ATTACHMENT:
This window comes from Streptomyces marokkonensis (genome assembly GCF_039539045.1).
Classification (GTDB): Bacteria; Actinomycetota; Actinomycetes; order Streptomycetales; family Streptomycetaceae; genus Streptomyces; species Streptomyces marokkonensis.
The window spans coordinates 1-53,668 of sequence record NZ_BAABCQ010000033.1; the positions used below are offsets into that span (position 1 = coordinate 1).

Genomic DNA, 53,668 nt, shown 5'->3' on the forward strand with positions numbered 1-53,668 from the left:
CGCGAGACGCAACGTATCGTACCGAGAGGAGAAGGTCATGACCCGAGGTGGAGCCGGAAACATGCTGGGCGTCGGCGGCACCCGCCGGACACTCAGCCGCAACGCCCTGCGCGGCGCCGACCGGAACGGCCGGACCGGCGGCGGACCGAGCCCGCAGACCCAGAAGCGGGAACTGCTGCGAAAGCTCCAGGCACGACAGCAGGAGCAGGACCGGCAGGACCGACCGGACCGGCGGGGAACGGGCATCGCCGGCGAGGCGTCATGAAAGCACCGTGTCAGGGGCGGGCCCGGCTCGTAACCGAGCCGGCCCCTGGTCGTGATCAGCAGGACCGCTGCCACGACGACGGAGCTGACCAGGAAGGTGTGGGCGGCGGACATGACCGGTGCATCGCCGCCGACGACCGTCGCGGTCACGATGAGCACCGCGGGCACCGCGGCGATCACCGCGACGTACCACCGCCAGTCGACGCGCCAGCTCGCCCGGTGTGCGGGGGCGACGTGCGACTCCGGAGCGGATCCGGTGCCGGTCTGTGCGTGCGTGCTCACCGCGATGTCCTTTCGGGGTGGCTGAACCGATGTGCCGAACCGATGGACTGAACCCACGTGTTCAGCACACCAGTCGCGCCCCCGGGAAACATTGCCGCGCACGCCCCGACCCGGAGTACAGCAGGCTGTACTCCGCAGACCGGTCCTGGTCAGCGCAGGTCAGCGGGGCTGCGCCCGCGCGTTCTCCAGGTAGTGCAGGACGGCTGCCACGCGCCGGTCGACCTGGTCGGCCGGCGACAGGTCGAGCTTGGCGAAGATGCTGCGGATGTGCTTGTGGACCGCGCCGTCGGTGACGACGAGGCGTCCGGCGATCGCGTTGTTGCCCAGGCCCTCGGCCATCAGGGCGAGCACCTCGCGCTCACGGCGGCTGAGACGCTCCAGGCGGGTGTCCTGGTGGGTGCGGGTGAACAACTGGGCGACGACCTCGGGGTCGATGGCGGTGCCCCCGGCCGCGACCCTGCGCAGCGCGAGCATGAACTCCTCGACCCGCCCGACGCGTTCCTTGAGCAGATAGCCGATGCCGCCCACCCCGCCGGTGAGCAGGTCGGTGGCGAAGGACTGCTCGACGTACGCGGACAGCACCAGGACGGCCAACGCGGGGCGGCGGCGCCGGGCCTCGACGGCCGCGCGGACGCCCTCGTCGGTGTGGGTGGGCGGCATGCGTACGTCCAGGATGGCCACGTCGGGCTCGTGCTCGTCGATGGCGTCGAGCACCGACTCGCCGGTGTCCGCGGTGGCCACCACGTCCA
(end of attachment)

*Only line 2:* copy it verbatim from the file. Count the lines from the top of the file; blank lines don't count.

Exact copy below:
Classification (GTDB): Bacteria; Actinomycetota; Actinomycetes; order Streptomycetales; family Streptomycetaceae; genus Streptomyces; species Streptomyces marokkonensis.